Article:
Editing “Make a Joint Stool from a Tree: An Introduction to 17th-century Joinery” has been an eye-opening experience. Sure, I’ve followed Peter Follansbee’s blog for a long time, listened to him at Woodworking in America and even read John (now Jennie) Alexander’s landmark book ”Make a Chair from a Tree.”
But following the construction of a joint stool from felling the tree to mixing your own paint has presented a surprise at almost every turn.
Take, for example, drawboring. I’ve been drawboring joints for years – I think I did my first one in 1999. But I’ve always added glue and clamps to the equation if possible. Not Peter and Jennie. They use robust offsets between the bores and make pins that have a long taper and are quite beefier than I typically make.
What else is interesting is that the techniques used by Peter and Jennie differ slightly at many times. Peter shaves his pegs at the bench with a chisel. Jennie uses a drawknife in a shave horse.
In the end, what is most enlightening is how much trust they put in the joint itself. After reading their experiences during the last two decades, I’m going to change my own drawboring methods.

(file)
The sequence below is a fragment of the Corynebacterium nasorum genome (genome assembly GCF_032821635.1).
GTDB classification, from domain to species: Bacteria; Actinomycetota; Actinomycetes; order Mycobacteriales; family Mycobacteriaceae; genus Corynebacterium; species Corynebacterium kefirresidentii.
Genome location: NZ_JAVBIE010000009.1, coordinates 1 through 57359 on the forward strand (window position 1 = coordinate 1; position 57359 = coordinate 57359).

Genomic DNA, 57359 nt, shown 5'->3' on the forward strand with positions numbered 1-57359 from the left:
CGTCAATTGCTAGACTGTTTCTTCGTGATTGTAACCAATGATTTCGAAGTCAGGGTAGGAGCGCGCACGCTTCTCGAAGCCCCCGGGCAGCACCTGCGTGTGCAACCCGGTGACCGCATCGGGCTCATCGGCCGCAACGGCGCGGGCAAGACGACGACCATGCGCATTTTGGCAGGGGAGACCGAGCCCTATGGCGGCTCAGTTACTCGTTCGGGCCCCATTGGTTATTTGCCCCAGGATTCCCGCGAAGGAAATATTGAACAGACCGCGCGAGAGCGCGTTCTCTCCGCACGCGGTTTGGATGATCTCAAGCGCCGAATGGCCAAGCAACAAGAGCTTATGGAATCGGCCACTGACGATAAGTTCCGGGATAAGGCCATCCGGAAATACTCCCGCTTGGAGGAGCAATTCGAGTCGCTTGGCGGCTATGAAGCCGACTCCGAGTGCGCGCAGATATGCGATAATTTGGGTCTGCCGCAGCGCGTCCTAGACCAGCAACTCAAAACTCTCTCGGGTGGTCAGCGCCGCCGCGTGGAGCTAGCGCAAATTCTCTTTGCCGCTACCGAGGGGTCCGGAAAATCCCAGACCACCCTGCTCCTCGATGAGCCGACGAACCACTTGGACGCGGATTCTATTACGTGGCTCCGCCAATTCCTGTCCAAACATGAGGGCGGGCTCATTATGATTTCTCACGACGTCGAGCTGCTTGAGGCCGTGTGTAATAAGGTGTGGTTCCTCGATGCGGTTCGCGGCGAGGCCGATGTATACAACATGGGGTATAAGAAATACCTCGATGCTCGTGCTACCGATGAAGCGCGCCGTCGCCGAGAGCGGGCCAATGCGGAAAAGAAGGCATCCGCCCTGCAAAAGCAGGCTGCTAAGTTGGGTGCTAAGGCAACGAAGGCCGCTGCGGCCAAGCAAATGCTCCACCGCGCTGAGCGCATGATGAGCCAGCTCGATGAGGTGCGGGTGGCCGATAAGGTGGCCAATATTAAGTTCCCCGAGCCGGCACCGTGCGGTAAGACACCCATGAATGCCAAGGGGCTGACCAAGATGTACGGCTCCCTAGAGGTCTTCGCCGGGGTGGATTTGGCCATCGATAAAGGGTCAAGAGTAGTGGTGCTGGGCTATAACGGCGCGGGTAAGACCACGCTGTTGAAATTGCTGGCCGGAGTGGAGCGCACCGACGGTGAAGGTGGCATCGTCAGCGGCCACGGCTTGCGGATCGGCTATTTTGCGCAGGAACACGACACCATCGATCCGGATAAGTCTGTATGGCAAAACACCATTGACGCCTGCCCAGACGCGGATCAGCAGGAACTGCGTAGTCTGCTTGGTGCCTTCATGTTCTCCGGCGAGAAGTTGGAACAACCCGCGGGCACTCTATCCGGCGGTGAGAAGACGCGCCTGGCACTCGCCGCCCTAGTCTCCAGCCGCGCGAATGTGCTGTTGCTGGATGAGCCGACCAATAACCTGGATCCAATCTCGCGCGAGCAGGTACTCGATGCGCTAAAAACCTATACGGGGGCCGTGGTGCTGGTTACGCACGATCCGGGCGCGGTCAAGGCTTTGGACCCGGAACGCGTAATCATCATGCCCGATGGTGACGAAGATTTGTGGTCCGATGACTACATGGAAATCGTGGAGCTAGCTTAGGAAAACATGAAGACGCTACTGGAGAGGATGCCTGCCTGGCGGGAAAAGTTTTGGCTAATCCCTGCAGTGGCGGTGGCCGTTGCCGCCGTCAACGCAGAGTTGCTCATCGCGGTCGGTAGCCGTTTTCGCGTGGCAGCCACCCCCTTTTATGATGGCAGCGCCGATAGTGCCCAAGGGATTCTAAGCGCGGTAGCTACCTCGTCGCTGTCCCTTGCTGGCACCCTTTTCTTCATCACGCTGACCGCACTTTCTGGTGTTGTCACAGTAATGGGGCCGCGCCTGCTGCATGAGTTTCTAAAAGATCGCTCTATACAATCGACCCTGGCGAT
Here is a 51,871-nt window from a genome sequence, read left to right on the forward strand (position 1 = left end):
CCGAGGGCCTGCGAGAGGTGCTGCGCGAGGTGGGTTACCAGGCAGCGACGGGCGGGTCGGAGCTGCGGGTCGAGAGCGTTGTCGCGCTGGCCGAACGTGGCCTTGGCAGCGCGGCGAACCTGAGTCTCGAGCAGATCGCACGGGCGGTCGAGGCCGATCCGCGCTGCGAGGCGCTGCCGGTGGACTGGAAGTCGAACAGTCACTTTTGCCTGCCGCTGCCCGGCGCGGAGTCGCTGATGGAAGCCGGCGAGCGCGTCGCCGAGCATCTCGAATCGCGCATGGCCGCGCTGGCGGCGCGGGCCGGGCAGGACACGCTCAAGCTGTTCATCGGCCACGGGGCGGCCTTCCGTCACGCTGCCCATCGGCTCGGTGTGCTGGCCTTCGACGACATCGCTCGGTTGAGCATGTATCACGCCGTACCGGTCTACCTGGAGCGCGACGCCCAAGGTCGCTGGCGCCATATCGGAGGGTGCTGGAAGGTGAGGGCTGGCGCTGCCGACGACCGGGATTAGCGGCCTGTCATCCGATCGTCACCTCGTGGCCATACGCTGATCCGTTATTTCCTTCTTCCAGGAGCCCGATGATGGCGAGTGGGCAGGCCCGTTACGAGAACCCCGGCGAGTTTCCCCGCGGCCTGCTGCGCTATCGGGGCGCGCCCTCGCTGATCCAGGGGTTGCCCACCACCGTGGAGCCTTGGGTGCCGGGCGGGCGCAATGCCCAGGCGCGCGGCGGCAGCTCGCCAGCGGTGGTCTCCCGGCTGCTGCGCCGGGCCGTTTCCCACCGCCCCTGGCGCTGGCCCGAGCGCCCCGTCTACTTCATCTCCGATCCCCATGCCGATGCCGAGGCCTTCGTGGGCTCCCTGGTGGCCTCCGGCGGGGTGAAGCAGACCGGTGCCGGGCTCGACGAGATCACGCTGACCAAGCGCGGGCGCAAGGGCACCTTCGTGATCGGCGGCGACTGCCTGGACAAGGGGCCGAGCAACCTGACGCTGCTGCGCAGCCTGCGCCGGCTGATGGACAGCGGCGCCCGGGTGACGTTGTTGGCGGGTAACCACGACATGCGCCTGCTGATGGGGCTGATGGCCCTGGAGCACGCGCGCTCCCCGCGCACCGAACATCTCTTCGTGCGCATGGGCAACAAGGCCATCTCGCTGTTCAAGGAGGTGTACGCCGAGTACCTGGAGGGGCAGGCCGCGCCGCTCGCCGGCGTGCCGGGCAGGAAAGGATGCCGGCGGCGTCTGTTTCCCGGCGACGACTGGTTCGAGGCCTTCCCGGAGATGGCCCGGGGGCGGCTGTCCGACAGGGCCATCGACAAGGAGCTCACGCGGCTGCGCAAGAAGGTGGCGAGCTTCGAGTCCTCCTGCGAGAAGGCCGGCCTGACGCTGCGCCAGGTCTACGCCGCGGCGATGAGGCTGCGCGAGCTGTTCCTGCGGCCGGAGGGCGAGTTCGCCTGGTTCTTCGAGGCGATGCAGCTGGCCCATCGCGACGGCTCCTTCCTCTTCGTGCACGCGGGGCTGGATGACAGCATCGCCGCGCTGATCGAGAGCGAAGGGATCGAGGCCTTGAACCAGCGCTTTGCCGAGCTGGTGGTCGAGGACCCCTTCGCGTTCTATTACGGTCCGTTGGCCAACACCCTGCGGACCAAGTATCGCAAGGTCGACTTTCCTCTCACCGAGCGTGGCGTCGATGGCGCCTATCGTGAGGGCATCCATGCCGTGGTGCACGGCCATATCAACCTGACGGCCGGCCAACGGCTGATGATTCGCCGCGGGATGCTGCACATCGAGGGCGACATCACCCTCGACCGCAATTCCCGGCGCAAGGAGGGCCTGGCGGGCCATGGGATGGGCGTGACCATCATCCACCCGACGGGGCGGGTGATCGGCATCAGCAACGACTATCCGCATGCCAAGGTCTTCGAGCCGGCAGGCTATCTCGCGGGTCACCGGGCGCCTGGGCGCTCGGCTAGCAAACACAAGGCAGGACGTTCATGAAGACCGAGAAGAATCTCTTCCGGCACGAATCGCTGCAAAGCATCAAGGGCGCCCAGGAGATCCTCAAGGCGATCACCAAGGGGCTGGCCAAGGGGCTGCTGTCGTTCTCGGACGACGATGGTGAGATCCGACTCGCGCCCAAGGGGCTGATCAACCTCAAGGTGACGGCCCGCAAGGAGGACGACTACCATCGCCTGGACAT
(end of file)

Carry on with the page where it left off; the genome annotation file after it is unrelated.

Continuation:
So even if you don’t ever think you’ll build a joint stool, the book is filled with interesting techniques from two people who have devoted their lives to unearthing the techniques used for building this classic furniture form. Heck, I am even going to mix my own paint now that I know how Peter and Jennie do it.
In case you are wondering, we are closing in on getting this book to the printer. The layout is, with the exception of the index, substantially complete. Unlike previous Lost Art Press books, “Make a Joint Stool from a Tree” is going to be printed in an oversized format – the page size is 9” x 12”. The book will be full color throughout and features illustrations from Eleanor Underhill.
And much like other Lost Art Press Books, it will be hardcover, casebound, Smythe sewn and printed in the United States. We don’t have a price or an exact release date yet. But as soon as we do, we’ll announce it here.
So sharpen up that hatchet. The oak trees in your neighborhood are going to be very afraid after you read this book.
— Christopher Schwarz